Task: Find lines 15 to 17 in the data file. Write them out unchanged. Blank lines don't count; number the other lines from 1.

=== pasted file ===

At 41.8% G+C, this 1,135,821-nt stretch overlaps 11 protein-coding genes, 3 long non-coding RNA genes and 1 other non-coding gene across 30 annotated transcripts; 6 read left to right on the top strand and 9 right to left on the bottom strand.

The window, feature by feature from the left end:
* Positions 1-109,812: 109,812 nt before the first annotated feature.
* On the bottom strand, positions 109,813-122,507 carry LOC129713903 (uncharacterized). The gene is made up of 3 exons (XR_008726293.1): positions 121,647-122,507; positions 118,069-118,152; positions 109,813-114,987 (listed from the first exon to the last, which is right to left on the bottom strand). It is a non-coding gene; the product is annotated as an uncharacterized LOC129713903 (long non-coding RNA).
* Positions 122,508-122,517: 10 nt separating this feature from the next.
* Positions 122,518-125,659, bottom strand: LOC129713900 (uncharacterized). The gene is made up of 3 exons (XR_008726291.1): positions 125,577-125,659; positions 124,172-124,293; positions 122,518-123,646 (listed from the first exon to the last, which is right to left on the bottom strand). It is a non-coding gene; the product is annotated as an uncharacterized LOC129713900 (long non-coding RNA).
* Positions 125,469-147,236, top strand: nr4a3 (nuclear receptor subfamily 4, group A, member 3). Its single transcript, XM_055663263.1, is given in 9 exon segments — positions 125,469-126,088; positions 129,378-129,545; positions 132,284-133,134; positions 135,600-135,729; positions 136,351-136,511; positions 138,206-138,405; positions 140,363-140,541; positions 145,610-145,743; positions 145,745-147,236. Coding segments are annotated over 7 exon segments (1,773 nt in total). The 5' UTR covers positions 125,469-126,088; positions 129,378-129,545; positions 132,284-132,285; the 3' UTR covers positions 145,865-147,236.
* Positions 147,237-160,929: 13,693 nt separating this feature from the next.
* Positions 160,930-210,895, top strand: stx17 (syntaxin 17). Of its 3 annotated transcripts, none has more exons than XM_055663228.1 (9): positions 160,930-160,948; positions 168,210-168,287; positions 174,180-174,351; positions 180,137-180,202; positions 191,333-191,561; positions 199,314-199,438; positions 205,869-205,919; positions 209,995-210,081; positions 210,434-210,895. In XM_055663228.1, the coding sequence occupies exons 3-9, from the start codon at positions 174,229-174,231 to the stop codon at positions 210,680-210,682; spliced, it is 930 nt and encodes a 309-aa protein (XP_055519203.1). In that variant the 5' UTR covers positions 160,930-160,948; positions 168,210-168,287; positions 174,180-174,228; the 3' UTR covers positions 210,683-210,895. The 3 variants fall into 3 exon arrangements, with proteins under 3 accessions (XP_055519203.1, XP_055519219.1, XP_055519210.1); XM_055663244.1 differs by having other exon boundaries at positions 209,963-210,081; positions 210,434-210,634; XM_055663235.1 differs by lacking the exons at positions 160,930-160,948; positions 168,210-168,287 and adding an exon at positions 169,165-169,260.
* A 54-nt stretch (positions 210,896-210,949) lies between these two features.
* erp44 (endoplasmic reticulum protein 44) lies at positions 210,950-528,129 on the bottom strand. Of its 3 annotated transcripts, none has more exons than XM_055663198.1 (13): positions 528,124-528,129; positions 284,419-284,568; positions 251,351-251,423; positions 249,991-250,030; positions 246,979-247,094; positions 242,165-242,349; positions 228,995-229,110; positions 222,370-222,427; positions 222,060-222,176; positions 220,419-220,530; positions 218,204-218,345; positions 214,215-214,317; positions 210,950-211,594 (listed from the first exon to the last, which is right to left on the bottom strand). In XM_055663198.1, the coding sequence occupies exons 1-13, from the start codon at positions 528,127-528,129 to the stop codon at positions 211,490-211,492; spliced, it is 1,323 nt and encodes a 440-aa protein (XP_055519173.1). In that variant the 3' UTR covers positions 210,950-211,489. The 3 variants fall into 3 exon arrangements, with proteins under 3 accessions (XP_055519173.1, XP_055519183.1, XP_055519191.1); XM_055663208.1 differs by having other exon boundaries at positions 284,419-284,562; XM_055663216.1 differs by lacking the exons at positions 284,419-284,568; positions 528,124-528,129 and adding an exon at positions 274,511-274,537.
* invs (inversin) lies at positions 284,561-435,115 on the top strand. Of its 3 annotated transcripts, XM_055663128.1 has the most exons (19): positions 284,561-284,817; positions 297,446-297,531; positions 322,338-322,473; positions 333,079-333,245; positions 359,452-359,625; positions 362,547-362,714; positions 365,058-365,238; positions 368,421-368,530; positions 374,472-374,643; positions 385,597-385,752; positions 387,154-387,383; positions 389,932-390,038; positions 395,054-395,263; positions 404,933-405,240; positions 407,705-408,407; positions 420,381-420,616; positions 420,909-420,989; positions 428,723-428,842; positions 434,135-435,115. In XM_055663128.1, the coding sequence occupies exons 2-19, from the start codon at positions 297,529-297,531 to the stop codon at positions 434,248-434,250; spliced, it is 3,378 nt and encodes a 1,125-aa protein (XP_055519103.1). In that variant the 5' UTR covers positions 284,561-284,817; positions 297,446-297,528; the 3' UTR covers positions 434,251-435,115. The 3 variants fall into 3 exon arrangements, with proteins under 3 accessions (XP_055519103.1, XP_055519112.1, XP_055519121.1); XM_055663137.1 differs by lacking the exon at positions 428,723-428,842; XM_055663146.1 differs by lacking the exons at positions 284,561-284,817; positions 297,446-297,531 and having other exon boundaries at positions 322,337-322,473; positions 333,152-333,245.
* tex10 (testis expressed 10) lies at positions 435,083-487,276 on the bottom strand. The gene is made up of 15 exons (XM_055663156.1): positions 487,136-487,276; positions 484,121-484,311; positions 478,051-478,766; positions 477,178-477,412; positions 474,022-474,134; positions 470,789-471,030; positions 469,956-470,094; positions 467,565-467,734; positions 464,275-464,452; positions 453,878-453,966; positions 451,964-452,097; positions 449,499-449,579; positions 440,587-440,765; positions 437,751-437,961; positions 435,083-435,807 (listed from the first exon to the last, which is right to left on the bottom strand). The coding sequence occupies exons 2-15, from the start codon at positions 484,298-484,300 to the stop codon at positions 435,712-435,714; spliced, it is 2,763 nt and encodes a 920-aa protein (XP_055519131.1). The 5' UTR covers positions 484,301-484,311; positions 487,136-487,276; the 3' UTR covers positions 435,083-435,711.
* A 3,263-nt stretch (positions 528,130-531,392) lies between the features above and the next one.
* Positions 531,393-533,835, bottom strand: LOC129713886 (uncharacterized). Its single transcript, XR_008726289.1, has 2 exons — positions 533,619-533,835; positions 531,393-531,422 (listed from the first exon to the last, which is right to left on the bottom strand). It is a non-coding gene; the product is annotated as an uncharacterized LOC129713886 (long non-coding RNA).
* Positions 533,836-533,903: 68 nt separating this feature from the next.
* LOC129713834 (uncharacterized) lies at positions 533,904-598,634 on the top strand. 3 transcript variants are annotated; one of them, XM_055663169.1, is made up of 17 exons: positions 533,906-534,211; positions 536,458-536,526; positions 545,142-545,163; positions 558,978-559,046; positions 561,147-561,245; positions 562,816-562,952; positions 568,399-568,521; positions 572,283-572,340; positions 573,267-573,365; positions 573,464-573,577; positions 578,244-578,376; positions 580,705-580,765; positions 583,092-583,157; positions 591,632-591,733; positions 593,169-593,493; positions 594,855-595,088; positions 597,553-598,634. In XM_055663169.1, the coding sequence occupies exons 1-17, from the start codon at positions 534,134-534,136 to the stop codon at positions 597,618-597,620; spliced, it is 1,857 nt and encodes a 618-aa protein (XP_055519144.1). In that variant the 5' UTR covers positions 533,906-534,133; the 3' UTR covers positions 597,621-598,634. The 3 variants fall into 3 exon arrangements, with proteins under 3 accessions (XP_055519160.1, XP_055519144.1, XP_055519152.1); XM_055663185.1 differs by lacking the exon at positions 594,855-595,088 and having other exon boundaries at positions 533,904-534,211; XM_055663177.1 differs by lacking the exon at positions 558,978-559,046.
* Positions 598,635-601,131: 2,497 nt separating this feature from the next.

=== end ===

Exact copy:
* Positions 531,393-533,835, bottom strand: LOC129713886 (uncharacterized). Its single transcript, XR_008726289.1, has 2 exons — positions 533,619-533,835; positions 531,393-531,422 (listed from the first exon to the last, which is right to left on the bottom strand). It is a non-coding gene; the product is annotated as an uncharacterized LOC129713886 (long non-coding RNA).
* Positions 533,836-533,903: 68 nt separating this feature from the next.
* LOC129713834 (uncharacterized) lies at positions 533,904-598,634 on the top strand. 3 transcript variants are annotated; one of them, XM_055663169.1, is made up of 17 exons: positions 533,906-534,211; positions 536,458-536,526; positions 545,142-545,163; positions 558,978-559,046; positions 561,147-561,245; positions 562,816-562,952; positions 568,399-568,521; positions 572,283-572,340; positions 573,267-573,365; positions 573,464-573,577; positions 578,244-578,376; positions 580,705-580,765; positions 583,092-583,157; positions 591,632-591,733; positions 593,169-593,493; positions 594,855-595,088; positions 597,553-598,634. In XM_055663169.1, the coding sequence occupies exons 1-17, from the start codon at positions 534,134-534,136 to the stop codon at positions 597,618-597,620; spliced, it is 1,857 nt and encodes a 618-aa protein (XP_055519144.1). In that variant the 5' UTR covers positions 533,906-534,133; the 3' UTR covers positions 597,621-598,634. The 3 variants fall into 3 exon arrangements, with proteins under 3 accessions (XP_055519160.1, XP_055519144.1, XP_055519152.1); XM_055663185.1 differs by lacking the exon at positions 594,855-595,088 and having other exon boundaries at positions 533,904-534,211; XM_055663177.1 differs by lacking the exon at positions 558,978-559,046.